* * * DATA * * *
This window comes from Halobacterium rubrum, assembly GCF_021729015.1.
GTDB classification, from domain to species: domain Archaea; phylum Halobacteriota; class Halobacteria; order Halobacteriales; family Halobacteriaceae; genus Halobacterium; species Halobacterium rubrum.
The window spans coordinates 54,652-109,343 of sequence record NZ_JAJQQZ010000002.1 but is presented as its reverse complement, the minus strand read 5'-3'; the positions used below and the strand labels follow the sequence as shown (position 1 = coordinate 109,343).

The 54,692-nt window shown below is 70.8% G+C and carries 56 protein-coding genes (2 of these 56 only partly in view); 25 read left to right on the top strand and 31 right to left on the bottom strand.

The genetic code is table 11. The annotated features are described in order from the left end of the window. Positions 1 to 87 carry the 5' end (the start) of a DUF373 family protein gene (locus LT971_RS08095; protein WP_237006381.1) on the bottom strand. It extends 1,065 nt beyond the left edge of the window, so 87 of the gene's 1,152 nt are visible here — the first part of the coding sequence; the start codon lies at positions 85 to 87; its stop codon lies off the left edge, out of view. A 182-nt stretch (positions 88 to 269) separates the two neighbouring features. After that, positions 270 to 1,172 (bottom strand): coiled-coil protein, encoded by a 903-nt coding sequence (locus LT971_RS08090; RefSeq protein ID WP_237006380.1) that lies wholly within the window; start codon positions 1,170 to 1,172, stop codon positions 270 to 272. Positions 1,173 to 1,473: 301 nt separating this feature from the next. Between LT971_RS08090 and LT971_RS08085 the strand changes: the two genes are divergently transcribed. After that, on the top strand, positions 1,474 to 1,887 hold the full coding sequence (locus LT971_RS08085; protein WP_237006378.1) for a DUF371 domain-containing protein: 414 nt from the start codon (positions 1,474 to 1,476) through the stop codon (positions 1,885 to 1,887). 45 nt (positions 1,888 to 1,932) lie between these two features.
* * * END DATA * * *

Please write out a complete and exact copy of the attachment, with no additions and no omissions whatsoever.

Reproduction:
This window comes from Halobacterium rubrum, assembly GCF_021729015.1.
GTDB classification, from domain to species: domain Archaea; phylum Halobacteriota; class Halobacteria; order Halobacteriales; family Halobacteriaceae; genus Halobacterium; species Halobacterium rubrum.
The window spans coordinates 54,652-109,343 of sequence record NZ_JAJQQZ010000002.1 but is presented as its reverse complement, the minus strand read 5'-3'; the positions used below and the strand labels follow the sequence as shown (position 1 = coordinate 109,343).

The 54,692-nt window shown below is 70.8% G+C and carries 56 protein-coding genes (2 of these 56 only partly in view); 25 read left to right on the top strand and 31 right to left on the bottom strand.

The genetic code is table 11. The annotated features are described in order from the left end of the window. Positions 1 to 87 carry the 5' end (the start) of a DUF373 family protein gene (locus LT971_RS08095; protein WP_237006381.1) on the bottom strand. It extends 1,065 nt beyond the left edge of the window, so 87 of the gene's 1,152 nt are visible here — the first part of the coding sequence; the start codon lies at positions 85 to 87; its stop codon lies off the left edge, out of view. A 182-nt stretch (positions 88 to 269) separates the two neighbouring features. After that, positions 270 to 1,172 (bottom strand): coiled-coil protein, encoded by a 903-nt coding sequence (locus LT971_RS08090; RefSeq protein ID WP_237006380.1) that lies wholly within the window; start codon positions 1,170 to 1,172, stop codon positions 270 to 272. Positions 1,173 to 1,473: 301 nt separating this feature from the next. Between LT971_RS08090 and LT971_RS08085 the strand changes: the two genes are divergently transcribed. After that, on the top strand, positions 1,474 to 1,887 hold the full coding sequence (locus LT971_RS08085; protein WP_237006378.1) for a DUF371 domain-containing protein: 414 nt from the start codon (positions 1,474 to 1,476) through the stop codon (positions 1,885 to 1,887). 45 nt (positions 1,888 to 1,932) lie between these two features.